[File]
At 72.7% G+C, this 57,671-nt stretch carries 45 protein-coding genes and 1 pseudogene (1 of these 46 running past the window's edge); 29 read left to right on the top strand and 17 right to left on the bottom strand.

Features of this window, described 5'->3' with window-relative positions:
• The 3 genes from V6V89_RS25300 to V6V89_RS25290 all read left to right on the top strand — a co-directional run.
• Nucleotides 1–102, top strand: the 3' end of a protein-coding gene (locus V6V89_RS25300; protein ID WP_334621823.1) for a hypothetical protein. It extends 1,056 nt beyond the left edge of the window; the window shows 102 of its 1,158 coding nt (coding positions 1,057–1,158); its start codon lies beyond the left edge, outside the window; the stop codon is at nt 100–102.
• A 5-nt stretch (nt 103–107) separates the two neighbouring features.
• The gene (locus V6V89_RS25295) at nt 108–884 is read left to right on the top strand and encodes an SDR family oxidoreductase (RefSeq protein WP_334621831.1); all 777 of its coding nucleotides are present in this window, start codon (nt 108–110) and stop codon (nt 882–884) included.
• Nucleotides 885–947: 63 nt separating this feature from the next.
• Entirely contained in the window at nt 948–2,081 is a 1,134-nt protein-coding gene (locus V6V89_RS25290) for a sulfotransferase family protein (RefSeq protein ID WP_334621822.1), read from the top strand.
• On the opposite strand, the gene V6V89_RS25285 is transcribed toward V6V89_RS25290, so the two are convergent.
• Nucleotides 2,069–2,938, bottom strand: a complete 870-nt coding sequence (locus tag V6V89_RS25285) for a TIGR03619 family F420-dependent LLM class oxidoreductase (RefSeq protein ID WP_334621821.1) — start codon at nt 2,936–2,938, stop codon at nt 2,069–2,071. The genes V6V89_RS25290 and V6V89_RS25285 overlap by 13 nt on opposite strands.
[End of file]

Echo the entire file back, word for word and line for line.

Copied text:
At 72.7% G+C, this 57,671-nt stretch carries 45 protein-coding genes and 1 pseudogene (1 of these 46 running past the window's edge); 29 read left to right on the top strand and 17 right to left on the bottom strand.

Features of this window, described 5'->3' with window-relative positions:
• The 3 genes from V6V89_RS25300 to V6V89_RS25290 all read left to right on the top strand — a co-directional run.
• Nucleotides 1–102, top strand: the 3' end of a protein-coding gene (locus V6V89_RS25300; protein ID WP_334621823.1) for a hypothetical protein. It extends 1,056 nt beyond the left edge of the window; the window shows 102 of its 1,158 coding nt (coding positions 1,057–1,158); its start codon lies beyond the left edge, outside the window; the stop codon is at nt 100–102.
• A 5-nt stretch (nt 103–107) separates the two neighbouring features.
• The gene (locus V6V89_RS25295) at nt 108–884 is read left to right on the top strand and encodes an SDR family oxidoreductase (RefSeq protein WP_334621831.1); all 777 of its coding nucleotides are present in this window, start codon (nt 108–110) and stop codon (nt 882–884) included.
• Nucleotides 885–947: 63 nt separating this feature from the next.
• Entirely contained in the window at nt 948–2,081 is a 1,134-nt protein-coding gene (locus V6V89_RS25290) for a sulfotransferase family protein (RefSeq protein ID WP_334621822.1), read from the top strand.
• On the opposite strand, the gene V6V89_RS25285 is transcribed toward V6V89_RS25290, so the two are convergent.
• Nucleotides 2,069–2,938, bottom strand: a complete 870-nt coding sequence (locus tag V6V89_RS25285) for a TIGR03619 family F420-dependent LLM class oxidoreductase (RefSeq protein ID WP_334621821.1) — start codon at nt 2,936–2,938, stop codon at nt 2,069–2,071. The genes V6V89_RS25290 and V6V89_RS25285 overlap by 13 nt on opposite strands.